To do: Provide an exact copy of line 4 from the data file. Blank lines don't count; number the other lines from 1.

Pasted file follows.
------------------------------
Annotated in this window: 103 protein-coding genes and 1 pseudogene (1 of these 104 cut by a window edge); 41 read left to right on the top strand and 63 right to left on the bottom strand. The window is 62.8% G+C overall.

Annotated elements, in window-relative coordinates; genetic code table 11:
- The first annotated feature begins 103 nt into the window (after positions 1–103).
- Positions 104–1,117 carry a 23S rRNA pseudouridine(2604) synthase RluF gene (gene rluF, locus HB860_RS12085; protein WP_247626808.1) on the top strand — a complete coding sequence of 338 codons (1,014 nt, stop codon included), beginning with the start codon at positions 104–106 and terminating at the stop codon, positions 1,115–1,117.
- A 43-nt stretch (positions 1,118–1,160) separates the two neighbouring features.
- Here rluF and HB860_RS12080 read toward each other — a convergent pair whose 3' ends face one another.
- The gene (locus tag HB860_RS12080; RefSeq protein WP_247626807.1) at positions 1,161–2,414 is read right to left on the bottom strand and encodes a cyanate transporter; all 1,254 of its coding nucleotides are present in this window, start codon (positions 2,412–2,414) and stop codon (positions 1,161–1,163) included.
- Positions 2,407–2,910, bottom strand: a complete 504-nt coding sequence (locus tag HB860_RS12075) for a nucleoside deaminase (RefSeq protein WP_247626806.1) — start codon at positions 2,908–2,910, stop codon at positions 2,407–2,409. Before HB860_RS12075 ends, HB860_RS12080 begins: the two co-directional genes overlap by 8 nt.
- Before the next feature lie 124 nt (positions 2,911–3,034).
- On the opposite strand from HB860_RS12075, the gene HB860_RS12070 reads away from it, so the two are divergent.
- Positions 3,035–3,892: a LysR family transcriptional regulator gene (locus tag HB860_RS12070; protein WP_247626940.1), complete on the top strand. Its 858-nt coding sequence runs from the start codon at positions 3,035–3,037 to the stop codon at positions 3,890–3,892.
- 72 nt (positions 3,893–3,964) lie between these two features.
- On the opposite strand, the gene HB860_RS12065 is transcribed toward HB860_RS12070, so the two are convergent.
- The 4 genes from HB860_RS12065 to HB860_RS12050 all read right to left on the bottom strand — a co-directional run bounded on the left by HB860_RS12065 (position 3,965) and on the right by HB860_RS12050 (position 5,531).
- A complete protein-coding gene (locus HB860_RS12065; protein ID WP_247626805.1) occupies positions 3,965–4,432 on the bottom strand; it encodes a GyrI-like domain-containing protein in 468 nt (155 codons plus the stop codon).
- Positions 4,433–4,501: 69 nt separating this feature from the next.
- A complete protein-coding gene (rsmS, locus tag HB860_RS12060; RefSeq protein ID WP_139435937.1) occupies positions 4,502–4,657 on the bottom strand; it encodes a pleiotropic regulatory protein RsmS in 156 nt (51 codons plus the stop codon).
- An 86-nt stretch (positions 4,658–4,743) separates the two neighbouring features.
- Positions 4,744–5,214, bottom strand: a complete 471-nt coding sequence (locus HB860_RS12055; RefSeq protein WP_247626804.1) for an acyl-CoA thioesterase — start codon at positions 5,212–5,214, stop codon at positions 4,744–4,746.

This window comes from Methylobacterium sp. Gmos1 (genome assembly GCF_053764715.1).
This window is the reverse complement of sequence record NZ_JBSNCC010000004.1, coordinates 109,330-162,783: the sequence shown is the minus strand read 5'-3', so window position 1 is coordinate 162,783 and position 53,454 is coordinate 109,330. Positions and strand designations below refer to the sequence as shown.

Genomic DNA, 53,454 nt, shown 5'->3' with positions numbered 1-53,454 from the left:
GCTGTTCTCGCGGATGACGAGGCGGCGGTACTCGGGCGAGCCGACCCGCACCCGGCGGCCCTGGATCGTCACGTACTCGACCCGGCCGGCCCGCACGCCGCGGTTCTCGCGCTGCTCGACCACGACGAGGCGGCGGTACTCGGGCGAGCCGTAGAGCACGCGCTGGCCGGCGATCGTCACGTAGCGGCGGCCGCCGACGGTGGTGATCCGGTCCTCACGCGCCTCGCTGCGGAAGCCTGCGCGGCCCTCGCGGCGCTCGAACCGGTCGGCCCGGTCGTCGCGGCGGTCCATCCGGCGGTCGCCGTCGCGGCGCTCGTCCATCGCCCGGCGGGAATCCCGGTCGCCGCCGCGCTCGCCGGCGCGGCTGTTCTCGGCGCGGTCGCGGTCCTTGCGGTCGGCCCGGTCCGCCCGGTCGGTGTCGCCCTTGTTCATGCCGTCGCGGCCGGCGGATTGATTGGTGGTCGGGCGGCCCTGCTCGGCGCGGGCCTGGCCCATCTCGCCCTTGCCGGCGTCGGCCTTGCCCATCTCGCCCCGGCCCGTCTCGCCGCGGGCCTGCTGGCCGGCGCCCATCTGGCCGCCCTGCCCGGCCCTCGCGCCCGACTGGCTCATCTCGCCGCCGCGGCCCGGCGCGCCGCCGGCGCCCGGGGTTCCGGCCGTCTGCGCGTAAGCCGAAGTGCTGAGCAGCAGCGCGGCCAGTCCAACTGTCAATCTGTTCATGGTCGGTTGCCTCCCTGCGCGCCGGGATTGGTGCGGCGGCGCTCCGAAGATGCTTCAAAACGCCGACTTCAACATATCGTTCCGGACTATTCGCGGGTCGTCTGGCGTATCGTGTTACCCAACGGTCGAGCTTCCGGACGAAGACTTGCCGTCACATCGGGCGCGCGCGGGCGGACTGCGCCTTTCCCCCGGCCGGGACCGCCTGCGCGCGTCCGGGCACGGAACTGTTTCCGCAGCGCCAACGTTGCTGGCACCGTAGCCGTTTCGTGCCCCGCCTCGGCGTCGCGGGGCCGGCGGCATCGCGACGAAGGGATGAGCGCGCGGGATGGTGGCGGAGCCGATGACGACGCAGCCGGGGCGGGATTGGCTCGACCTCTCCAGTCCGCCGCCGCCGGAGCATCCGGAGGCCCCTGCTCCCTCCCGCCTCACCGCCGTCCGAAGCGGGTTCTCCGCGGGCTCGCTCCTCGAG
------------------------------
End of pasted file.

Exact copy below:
- Positions 104–1,117 carry a 23S rRNA pseudouridine(2604) synthase RluF gene (gene rluF, locus HB860_RS12085; protein WP_247626808.1) on the top strand — a complete coding sequence of 338 codons (1,014 nt, stop codon included), beginning with the start codon at positions 104–106 and terminating at the stop codon, positions 1,115–1,117.